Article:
• Evaluate the size, complexity, and criticality of the change.
    • Evaluate whether a change request is within the scope of the project.
    • Evaluate whether a change request is needed to meet project requirements and/or goals.
    • Evaluate the impact on performance, reliability, quality, etc.
    • Evaluate alternatives to making the change.
  • Software safety impact analysis
    • Include software assurance and software safety personnel in this review.
    • Look for the potential creation of new hazard contributions and impacts.
    • Look for potential modification of existing hazard controls or mitigations.
    • Look for a detrimental effect on safety-critical software or hardware.
    • Determine the effect on software safety.
    • Determine the effect on system safety.
  • Capture evaluation/analysis results and related decisions, including action items.

Impact analysis, including impact on the safety of the system, may be performed by a change control board (CCB) or experts they designate to perform the analysis. See SWE-082 for additional guidance on impact analysis as it relates to authorizing changes.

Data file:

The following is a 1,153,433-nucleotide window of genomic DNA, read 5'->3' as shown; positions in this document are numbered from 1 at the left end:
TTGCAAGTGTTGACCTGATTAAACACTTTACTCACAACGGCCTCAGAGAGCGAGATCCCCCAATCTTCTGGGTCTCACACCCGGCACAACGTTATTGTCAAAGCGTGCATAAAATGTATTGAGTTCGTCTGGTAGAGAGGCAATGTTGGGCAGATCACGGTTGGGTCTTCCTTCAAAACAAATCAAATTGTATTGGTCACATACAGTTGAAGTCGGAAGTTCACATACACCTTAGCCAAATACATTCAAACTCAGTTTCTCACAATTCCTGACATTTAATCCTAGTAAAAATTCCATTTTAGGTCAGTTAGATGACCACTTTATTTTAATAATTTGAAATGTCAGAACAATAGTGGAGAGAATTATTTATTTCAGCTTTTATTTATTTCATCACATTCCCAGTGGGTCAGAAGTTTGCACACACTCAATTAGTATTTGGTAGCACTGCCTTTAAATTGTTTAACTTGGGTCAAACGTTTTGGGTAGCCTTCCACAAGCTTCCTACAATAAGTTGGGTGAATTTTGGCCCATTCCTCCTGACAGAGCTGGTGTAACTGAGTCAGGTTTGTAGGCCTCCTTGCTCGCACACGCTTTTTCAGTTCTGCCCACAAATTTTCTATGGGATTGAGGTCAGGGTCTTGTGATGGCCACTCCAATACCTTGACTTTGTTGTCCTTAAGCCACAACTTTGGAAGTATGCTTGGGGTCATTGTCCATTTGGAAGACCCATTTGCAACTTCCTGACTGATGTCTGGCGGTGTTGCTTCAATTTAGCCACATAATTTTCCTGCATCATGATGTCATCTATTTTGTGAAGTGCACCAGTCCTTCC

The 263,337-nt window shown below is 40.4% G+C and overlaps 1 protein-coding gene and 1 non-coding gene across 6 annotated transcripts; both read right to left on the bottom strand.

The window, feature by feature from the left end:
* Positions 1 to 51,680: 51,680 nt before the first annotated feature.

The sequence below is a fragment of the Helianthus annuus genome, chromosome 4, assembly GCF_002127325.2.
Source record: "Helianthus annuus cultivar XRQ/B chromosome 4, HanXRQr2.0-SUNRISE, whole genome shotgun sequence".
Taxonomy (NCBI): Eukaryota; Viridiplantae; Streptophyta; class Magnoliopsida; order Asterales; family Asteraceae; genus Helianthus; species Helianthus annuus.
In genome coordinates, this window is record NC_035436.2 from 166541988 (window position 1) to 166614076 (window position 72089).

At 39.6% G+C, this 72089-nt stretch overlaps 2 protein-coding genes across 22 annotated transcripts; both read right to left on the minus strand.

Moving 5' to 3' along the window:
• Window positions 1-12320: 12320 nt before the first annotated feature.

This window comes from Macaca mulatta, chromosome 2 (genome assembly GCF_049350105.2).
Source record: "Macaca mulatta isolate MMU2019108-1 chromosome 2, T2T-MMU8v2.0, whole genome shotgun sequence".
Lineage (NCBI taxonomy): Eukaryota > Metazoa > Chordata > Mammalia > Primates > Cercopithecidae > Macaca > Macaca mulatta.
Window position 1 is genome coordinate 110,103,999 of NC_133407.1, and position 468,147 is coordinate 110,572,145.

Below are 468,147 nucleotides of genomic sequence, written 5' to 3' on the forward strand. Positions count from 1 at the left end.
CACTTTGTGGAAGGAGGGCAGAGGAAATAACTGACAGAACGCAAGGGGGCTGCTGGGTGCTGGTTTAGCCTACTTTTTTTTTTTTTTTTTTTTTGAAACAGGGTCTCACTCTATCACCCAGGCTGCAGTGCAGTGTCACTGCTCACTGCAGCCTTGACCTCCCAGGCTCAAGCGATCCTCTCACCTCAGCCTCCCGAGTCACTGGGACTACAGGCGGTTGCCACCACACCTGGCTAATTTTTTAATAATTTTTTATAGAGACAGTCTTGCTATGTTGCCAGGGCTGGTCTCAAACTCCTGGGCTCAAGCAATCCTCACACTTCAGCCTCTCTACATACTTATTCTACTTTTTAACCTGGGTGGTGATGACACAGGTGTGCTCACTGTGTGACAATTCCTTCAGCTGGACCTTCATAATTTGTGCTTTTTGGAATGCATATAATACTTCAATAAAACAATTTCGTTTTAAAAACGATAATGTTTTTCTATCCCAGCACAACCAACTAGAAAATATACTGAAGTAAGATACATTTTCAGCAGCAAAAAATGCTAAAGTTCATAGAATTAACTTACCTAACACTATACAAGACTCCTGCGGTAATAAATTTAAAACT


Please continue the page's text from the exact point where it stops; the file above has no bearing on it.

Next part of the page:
Considerations for tracking the change

  • Use a change control system that is compatible with the project environment and capable of tracking change until completed.
  • Trace safety-critical problems back to the related system-level hazard.
  • Include in the tracking records the actual change request/problem reports, impact analysis, notes from evaluation/approval boards and meetings, etc.
  • Track the software products and versions changed as part of implementing the change (requirements, code, specifications, etc.)
  • Close change requests only after verification and approval of the implemented change and all associated documentation revisions.


Tracking a change through its disposition (approve, defer, disapprove, etc.) is made easier if the tracking can be done as part of the same system used to capture the change request/problem report. Once disposition decisions are made, the relevant stakeholders are informed of the decisions.

When tracking and evaluating changes to software products, also consider this activity as part of data management activities.  A basic description of data management is provided in SWE-079.

The current status of changes is presented at appropriate reviews, including project life-cycle reviews. A review of historical trends and details on open changes is also considered for reviews.

Additional Guidance

NASA users should consult Center Process Asset Libraries (PALs) for Center-specific guidance and resources related to methods, tools, and procedures for tracking and evaluating changes.

NASA-specific configuration management planning information and resources are available in Software Processes Across NASA (SPAN), accessible to NASA users from the SPAN tab in this Handbook.